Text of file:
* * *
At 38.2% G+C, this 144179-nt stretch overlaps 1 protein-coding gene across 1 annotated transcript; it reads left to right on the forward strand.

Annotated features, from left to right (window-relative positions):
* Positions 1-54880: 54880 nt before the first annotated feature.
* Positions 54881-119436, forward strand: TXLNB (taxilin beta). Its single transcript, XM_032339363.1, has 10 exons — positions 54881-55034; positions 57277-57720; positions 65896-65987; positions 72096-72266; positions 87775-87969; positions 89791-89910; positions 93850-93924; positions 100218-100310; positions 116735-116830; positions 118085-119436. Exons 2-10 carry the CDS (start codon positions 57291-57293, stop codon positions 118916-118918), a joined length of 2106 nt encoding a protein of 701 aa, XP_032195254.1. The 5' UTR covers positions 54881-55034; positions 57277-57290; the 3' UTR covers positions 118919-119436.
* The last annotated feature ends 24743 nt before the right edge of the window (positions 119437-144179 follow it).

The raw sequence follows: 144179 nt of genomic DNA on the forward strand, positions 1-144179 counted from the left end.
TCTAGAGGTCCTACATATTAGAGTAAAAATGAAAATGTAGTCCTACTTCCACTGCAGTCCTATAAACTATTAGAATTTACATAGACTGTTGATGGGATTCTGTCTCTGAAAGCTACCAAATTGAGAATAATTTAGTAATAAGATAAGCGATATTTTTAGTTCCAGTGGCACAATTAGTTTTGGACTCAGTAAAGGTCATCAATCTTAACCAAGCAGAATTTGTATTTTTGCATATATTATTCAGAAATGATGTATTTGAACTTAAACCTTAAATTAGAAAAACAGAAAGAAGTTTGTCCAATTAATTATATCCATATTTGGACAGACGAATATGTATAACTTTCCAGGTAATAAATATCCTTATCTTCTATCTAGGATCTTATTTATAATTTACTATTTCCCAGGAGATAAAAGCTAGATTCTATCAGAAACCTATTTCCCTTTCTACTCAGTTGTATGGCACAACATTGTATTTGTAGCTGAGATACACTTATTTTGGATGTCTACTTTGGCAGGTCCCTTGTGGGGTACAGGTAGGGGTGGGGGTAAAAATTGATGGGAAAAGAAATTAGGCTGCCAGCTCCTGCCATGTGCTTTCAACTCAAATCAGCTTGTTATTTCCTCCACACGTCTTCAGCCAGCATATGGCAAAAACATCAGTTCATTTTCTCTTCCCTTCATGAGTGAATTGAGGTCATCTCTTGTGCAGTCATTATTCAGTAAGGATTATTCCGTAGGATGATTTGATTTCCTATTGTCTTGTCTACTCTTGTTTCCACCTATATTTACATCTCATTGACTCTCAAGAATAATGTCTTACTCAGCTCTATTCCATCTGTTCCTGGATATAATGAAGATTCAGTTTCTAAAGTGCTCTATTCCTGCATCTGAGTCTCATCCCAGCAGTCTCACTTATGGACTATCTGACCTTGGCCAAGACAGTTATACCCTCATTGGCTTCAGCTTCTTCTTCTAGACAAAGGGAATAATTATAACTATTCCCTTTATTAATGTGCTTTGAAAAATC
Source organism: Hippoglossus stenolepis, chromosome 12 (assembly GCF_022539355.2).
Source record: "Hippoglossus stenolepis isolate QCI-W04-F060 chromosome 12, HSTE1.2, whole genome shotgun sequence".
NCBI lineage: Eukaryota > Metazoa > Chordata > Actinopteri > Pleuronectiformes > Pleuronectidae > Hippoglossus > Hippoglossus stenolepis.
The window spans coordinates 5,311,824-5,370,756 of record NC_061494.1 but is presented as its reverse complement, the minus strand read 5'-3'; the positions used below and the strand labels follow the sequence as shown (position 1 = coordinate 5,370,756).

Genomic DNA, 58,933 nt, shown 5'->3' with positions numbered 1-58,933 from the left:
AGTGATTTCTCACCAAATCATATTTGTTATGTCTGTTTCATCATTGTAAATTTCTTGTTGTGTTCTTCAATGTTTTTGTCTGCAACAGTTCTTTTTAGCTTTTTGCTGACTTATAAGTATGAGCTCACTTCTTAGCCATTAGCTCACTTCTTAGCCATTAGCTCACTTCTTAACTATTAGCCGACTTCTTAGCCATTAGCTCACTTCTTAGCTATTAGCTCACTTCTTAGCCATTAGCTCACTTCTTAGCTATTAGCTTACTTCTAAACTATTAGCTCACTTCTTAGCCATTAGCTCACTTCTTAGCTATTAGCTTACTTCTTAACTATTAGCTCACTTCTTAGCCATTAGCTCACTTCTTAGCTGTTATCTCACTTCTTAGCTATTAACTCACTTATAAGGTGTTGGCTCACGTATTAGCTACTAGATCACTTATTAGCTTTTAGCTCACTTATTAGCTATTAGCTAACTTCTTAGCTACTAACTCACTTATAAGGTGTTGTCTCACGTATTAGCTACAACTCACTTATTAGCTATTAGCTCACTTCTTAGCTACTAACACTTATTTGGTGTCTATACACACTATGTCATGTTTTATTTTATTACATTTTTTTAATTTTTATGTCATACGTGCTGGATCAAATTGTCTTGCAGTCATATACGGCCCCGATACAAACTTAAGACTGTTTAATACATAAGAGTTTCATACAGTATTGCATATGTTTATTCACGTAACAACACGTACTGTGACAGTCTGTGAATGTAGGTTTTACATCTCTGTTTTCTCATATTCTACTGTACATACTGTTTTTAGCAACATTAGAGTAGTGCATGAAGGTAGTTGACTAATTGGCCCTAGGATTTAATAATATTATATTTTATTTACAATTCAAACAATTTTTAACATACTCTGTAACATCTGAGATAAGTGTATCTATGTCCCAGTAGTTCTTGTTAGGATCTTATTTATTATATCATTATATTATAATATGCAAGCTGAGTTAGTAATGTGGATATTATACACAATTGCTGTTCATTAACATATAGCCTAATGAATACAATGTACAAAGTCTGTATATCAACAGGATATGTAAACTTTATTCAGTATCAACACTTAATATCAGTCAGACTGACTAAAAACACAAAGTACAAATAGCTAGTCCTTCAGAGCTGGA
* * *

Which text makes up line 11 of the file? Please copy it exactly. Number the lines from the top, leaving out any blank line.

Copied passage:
The window spans coordinates 5,311,824-5,370,756 of record NC_061494.1 but is presented as its reverse complement, the minus strand read 5'-3'; the positions used below and the strand labels follow the sequence as shown (position 1 = coordinate 5,370,756).